After a prolonged period of writing and experimentation, recording took place over several weeks in both Los Angeles and Stockholm, with producer Thom Monahan (Devendra Banhart, Beachwood Sparks) helping Tatum in his search for a more natural and organically textured sound. In Sweden, in a studio once owned by ABBA, they enlisted Peter, Bjorn and John drummer John Ericsson and fellow Swedish Radio Symphony Orchestra veteran TK, to contribute drums and marimba. In California, at Monahan's home, Tatum collaborated with Medicine guitarist Brad Laner and a crew of saxophonists. From the hypnotic polyrhythms of "Reichpop" to the sugary howl of "Japanese Alice" to the hallucinogenic R&B of "A Woman's Wisdom", the result is a complete, fully immersive listening environment. "I just kept things really simple, writing as ideas came to me," he says. "There's definitely a different kind of 'self' in the picture this time around. There's no real love lost, it's much more a record of coming to terms and defining what it is that you have - your place, your relationships. I view every record as an opportunity to write better songs. At the end of the day it still sounds like me, just new."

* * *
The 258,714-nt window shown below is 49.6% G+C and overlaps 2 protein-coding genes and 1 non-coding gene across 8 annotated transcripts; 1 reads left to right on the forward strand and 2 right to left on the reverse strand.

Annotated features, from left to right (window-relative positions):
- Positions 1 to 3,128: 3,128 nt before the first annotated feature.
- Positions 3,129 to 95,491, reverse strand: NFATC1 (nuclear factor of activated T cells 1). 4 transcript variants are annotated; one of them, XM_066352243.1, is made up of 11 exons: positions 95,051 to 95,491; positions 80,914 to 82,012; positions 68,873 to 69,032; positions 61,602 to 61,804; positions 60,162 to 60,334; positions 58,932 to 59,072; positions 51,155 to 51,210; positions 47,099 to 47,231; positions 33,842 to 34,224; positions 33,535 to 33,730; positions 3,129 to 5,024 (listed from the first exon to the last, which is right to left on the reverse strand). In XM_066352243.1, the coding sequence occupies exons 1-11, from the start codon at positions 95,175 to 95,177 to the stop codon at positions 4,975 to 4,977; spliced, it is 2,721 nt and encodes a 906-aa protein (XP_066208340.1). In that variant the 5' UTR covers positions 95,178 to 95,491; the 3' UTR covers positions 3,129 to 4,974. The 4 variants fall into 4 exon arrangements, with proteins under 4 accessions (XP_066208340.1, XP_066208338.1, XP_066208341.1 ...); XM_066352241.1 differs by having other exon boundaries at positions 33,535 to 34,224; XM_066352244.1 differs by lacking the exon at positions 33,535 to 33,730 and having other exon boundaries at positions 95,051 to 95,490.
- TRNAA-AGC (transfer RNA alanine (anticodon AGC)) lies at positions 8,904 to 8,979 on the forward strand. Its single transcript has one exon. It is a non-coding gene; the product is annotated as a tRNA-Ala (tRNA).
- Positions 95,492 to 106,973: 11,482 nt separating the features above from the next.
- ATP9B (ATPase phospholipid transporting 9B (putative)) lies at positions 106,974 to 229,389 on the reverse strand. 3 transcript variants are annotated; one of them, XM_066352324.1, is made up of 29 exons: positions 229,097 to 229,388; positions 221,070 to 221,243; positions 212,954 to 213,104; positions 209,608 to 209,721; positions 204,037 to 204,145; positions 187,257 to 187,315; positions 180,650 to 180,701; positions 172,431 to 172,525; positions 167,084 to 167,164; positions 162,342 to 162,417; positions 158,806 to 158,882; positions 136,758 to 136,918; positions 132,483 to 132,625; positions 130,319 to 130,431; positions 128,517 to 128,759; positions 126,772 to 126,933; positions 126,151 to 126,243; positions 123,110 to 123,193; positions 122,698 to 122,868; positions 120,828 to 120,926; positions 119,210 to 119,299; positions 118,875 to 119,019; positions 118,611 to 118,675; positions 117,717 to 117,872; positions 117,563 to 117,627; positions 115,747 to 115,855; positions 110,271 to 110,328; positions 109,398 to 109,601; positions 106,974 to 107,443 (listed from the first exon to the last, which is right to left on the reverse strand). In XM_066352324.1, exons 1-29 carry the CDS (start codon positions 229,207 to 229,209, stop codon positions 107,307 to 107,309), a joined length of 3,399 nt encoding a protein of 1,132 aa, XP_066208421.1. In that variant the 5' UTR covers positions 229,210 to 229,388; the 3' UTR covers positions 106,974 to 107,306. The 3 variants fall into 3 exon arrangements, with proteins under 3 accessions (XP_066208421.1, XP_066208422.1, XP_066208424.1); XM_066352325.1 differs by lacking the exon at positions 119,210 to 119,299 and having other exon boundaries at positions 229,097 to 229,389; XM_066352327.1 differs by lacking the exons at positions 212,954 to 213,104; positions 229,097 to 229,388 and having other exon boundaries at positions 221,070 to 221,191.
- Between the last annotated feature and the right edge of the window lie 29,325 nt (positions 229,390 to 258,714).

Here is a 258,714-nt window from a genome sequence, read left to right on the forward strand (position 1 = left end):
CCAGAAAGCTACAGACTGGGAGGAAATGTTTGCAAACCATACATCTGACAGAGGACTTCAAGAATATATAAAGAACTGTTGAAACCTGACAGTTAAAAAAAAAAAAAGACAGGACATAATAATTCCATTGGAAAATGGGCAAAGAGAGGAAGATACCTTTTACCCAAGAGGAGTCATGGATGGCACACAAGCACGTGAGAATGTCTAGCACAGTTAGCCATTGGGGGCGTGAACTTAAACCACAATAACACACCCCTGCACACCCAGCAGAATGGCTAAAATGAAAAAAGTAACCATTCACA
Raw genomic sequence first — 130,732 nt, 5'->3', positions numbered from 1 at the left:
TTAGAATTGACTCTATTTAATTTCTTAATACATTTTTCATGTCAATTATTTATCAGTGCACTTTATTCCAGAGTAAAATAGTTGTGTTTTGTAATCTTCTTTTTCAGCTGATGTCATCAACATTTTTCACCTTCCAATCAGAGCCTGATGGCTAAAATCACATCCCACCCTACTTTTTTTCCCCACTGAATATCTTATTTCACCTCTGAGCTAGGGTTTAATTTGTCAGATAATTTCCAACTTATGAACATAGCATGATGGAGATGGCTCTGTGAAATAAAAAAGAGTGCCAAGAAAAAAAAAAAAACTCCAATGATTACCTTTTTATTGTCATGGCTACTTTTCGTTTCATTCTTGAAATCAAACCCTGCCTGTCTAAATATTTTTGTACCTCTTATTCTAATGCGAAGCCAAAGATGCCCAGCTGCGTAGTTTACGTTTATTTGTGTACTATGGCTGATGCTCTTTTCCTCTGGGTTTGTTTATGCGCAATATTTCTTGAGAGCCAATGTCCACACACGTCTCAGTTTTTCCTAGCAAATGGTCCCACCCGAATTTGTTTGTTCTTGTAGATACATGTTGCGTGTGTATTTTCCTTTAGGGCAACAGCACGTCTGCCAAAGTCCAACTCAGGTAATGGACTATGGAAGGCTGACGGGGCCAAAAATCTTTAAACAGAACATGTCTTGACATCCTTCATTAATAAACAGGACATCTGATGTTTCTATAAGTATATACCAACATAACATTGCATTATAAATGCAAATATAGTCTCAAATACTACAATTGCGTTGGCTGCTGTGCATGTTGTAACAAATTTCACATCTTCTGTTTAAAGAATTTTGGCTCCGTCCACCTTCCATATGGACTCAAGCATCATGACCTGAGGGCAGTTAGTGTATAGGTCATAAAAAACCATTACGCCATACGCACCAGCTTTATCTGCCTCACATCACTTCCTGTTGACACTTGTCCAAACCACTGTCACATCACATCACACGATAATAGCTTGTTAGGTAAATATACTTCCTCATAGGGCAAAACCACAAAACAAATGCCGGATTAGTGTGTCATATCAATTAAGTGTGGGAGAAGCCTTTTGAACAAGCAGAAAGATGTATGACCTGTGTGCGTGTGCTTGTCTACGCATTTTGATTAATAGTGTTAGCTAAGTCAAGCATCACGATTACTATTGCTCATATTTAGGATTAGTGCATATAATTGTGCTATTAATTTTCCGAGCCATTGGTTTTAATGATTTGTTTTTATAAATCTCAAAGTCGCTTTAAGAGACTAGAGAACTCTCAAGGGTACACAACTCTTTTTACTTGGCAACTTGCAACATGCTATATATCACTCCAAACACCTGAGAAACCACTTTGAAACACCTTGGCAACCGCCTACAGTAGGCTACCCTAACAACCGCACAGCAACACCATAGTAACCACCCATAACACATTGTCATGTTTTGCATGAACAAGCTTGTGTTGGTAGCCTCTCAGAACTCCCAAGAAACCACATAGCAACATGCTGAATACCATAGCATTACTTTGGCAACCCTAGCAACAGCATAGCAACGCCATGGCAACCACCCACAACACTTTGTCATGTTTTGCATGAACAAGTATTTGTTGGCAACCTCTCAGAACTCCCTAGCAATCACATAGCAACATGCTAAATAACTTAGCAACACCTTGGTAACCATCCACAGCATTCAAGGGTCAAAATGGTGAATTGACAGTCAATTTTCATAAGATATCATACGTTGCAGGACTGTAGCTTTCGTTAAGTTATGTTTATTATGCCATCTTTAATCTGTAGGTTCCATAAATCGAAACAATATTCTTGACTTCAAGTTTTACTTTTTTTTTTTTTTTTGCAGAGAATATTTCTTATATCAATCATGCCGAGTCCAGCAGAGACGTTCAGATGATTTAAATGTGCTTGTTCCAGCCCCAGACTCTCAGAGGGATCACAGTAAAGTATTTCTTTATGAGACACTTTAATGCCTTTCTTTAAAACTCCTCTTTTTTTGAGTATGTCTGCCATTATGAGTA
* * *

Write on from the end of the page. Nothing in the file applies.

Is the Is Are, the highly-anticipated sophomore release from Brooklyn-based DIIV, is an album years and many personal struggles in the making for it's architect, Zachary Cole Smith. Recorded and mixed in various locations in Brooklyn, it showcases everything you know and love about DIIV, and many things you did not, all with an added nuance and depth. It is a 17-song, double-album statement intended to resonate with its audience in much the same way that Bad Moon Rising or Tago Mago has for Smith himself.